CEDAR CITY — The doctors and nurses at Cedar City Hospital responsible for finding colon cancer in patients are much smarter than they were a week ago. And it’s all thanks to a blue and gray box in the endoscopy room.
That intelligence is artificial – supplied by an artificial intelligence device that helps doctors automatically detect polyps during colonoscopies.
Officials with Intermountain Healthcare and the makers of the first-of-its-kind computer system marked the official launch of the system at the Iron County hospital last Thursday. And Cedar City is one of four Intermountain hospitals that are the first in the state to use the AI system. It will be used in Cedar City before it is implemented at either St. George Regional Hospital or Intermountain’s mothership hospital in Murray.
Having a more advanced system has provided some bragging rights for Cedar City Hospital, said nursing manager Shawn Garfield.
“They do not have this at St. George,” he said. “The four rural facilities got it first.”
And Garfield said there’s a reason why the rural hospitals are getting a first crack at this advanced technology.
“We have agriculture people who don’t have time to take a day off work, so I’m really excited to see what we can do with the technology,” Garfield said. “Certain populations that we serve, we might only get them for one colonoscopy because not everybody jumps on board to go and have a colonoscopy. So if we have all the tools we can for that one colonoscopy, we’re gonna be better off.”
Called GI Genius, the AI doesn’t have HAL 9000’s forbidding red eye of “2001: A Space Odyssey” or the friendliness of C3PO from “Star Wars.” It looks like nothing more than a typical desktop computer and a monitor.
Garfield said its simplicity in looks also continues toward the simplicity in its operation.
Demonstrating the system, a green box appears on the screen around a suspected polyp.
“It’s as simple as that,” Garfield said. “That’s one of the nice things is there’s not much of a learning curve. It flashes a green box. You go and look at. It’s very simple to use.”
Medtronic engineer Matt Sanders told St. George News the way the system works is it instantly compares the images coming in of the inside of a patient’s colon with more than 13 million other images of actual polyps. It’s the equivalent of a doctor being able to instantly compare their current patient with millions of others at the same time.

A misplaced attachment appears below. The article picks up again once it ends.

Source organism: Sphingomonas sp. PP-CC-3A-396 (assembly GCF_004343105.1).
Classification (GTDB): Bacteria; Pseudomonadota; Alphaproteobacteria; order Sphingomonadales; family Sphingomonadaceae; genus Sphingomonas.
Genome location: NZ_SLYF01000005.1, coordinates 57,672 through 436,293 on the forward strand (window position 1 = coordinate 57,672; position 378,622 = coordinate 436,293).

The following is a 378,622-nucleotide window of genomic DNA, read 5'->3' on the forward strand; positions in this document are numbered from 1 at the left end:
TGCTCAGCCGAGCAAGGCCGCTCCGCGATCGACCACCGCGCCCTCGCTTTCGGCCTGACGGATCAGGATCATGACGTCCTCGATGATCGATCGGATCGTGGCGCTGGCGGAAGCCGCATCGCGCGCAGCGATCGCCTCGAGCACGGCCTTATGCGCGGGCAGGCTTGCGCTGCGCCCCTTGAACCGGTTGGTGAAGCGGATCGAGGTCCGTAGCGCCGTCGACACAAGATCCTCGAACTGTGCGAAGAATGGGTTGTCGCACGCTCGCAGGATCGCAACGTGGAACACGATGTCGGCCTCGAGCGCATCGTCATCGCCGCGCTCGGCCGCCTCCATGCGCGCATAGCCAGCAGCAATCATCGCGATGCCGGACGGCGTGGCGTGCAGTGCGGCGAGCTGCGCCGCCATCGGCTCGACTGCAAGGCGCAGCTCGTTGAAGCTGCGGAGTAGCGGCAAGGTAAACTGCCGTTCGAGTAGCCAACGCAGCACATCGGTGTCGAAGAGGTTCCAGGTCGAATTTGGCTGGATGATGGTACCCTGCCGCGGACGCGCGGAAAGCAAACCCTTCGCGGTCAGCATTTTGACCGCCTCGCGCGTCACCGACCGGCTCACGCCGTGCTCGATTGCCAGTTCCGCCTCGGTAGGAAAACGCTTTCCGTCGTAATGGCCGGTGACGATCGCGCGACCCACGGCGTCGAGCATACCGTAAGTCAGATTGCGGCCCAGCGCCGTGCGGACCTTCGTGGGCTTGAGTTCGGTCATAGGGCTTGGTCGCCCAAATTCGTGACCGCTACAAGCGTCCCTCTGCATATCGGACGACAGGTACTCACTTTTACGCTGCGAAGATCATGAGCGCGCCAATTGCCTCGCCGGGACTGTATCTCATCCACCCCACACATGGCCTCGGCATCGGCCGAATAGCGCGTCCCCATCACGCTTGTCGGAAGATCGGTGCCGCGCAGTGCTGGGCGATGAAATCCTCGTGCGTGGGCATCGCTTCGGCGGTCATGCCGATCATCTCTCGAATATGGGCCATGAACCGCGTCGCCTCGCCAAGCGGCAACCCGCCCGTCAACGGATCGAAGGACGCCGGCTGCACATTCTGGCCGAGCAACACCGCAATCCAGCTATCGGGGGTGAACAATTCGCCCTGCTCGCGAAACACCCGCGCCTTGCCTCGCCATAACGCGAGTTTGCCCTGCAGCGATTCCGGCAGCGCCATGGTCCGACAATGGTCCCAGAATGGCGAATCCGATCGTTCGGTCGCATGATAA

Noting health privacy laws, Sanders said:
This machine does not actually take images from the patients that it’s going through. We don’t have the right and or the capability to take images that are from your private cases. What we do is we take images that have been cleared through all of our processes, and it’s an image base of 13 million. That machine then uses that database as you’re doing a colonoscopy. Every image that you’re looking at, every piece of tissue that it sees, it runs through our database of 13 million images. And then it puts a green box around anything that it sees that matches in the database.
What GI Genius is not is a cure for the dread that comes with getting a colonoscopy. It’s still, for now, going to be a long tube with a light and camera at the end inserted through the rectum. But what it will do is make that colonoscopy much more worthwhile, with the detection of potentially cancerous polyps quicker and also reduce the likelihood of misses.
“In the short term, we’re going to be picking up more polyps,” said Dr. Nathan Merriman, medical director of gastroenterology and digestive health for Intermountain Healthcare.
As the database grows and the AI examines more examples of polyps, there will be less need for repeat colonoscopies, he added.
“The effectiveness over time is going to be huge,” Merriman said. “Over time, we’ll actually see a decrease in total number of colonoscopies because each time we do a colonoscopy, it will be even more effective.”
According to the American Cancer Society, colon cancer is – excluding skin cancers – the third most common cancer in the U.S., and caused the second-most deaths of any cancer with more than 52,580 deaths expected this year. Even so, the number of deaths has been drastically reduced over the last 20 years because of early detection through colonoscopies, the society said.
Under the Affordable Care Act, routine colonoscopies are covered free of charge for most people over 45. However, repeat diagnostic colonoscopies are not. This has caused controversies around non-colonoscopy detection tools like Cologuard, which may detect polyps but still require a follow-up colonoscopy that isn’t covered by insurance.
That makes getting polyp detection on that first try not only important for the patient’s health but also for their pocketbook. Over time, it is expected that the learning computer of the GI Genius will get better at not only detecting polyps but detecting whether they pose a threat.
“The nice part of this technology is it is very iterative. So the plan over time is to make it even better and better at differentiating the pre-cancer polyps,” Merriman said.
For now, though, it is giving Cedar City doctors an extra tool in their arsenal against colon cancer. Garfield said in the around 50 colonoscopies he had already performed with GI Genius, physicians have told him it has found polyps they might have missed.
“It doesn’t change the way you do a colonoscopy, but it enhances your tools as far as detection of things that you may not pick up on with just your eyes,” Garfield said. “I’ve witnessed a couple of physicians that have said, ‘I might not have looked at that without that green box flashing up there.’”
Copyright St. George News, SaintGeorgeUtah.com LLC, 2022, all rights reserved.